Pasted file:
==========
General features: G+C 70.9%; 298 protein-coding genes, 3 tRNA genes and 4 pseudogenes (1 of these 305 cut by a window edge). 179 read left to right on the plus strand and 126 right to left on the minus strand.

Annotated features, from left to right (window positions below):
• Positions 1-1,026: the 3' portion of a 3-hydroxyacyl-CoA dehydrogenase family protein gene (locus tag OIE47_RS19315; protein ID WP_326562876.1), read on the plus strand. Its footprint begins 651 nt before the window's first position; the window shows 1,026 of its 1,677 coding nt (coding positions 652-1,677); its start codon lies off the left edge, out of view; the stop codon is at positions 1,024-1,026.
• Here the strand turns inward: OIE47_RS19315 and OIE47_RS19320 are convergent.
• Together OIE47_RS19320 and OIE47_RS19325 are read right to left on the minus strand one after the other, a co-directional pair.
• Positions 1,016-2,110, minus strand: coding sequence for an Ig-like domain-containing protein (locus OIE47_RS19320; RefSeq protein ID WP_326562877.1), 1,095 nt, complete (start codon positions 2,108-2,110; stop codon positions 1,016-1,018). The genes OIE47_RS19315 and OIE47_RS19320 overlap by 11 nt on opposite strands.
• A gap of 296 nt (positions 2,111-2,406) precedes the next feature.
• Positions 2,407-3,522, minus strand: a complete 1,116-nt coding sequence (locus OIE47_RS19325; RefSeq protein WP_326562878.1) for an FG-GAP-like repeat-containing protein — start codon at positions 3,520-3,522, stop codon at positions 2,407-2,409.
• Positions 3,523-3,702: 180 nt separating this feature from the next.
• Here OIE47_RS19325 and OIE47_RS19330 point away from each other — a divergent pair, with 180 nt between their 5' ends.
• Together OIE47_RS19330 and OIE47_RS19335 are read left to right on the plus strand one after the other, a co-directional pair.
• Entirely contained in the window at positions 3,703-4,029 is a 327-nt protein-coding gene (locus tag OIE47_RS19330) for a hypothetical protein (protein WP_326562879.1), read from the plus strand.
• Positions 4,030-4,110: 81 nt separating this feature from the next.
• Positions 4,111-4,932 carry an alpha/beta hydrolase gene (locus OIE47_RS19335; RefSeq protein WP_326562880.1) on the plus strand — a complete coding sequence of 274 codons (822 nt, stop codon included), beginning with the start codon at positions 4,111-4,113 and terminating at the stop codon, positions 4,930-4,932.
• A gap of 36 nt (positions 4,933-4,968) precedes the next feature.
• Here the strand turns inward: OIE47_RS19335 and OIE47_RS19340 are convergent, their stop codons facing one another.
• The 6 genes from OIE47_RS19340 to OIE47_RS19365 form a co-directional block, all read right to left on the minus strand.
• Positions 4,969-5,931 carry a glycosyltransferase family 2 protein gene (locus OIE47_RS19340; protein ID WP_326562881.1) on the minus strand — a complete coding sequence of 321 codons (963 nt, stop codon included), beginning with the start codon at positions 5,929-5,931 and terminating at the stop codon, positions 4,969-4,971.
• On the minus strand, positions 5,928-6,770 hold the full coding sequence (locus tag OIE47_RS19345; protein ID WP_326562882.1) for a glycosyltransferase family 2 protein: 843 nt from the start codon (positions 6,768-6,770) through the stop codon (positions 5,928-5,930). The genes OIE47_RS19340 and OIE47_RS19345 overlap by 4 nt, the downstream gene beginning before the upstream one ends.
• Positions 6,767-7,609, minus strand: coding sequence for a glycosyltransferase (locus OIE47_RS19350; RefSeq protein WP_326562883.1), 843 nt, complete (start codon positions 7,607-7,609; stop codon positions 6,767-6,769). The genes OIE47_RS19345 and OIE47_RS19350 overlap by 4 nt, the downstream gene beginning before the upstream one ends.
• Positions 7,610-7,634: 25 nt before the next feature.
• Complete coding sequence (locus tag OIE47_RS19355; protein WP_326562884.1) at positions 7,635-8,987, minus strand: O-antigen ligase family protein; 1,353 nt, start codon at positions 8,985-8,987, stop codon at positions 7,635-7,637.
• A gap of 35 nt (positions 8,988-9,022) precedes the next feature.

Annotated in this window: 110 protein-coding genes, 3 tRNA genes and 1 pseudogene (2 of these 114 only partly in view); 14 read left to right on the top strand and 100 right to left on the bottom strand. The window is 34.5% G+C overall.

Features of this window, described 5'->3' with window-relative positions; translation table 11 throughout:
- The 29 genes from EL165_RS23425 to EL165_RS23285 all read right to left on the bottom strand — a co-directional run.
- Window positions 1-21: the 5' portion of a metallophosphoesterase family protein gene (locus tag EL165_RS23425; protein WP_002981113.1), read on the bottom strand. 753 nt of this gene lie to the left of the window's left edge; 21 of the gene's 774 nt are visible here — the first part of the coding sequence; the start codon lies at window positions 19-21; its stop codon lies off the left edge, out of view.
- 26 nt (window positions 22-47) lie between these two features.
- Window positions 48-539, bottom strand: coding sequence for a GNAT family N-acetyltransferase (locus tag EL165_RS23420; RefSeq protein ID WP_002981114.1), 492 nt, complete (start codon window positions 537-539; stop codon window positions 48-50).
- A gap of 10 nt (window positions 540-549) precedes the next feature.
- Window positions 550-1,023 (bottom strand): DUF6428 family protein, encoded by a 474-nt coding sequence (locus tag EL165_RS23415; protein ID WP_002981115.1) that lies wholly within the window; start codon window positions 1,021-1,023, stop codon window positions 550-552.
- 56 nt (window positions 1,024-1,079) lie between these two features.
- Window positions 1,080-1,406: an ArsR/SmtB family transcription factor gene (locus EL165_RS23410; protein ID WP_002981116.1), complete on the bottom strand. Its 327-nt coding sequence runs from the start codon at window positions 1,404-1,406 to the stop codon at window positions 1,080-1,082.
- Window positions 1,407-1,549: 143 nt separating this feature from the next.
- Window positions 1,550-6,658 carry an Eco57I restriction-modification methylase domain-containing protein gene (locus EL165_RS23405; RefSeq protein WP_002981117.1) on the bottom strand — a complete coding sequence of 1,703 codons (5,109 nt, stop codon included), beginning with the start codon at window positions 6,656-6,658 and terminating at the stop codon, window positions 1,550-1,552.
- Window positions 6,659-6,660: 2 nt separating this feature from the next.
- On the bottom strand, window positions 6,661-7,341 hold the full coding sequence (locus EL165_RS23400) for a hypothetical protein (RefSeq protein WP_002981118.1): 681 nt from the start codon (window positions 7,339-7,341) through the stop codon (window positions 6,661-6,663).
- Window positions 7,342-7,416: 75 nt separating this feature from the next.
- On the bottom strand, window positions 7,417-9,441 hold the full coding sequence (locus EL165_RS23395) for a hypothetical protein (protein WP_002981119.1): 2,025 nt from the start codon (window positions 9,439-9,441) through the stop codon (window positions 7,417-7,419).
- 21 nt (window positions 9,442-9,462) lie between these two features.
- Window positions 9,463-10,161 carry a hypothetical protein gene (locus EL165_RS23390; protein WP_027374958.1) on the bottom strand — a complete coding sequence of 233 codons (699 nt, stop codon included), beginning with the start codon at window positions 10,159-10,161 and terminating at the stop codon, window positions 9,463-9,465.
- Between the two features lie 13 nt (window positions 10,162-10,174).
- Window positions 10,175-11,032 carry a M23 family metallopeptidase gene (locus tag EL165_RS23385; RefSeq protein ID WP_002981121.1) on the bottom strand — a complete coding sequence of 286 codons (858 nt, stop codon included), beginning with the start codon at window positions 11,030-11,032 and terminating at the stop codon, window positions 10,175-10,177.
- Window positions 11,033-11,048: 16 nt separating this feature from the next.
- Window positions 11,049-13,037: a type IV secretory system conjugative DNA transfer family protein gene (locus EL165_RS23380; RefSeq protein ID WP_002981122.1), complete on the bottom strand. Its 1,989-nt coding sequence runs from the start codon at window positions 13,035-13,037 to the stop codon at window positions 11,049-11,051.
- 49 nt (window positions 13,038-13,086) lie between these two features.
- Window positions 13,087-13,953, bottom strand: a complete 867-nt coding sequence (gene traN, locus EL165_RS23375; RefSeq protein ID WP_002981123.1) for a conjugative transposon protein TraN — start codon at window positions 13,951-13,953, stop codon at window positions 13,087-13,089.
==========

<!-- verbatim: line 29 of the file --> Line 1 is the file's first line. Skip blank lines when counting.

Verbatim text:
- Window positions 48-539, bottom strand: coding sequence for a GNAT family N-acetyltransferase (locus tag EL165_RS23420; RefSeq protein ID WP_002981114.1), 492 nt, complete (start codon window positions 537-539; stop codon window positions 48-50).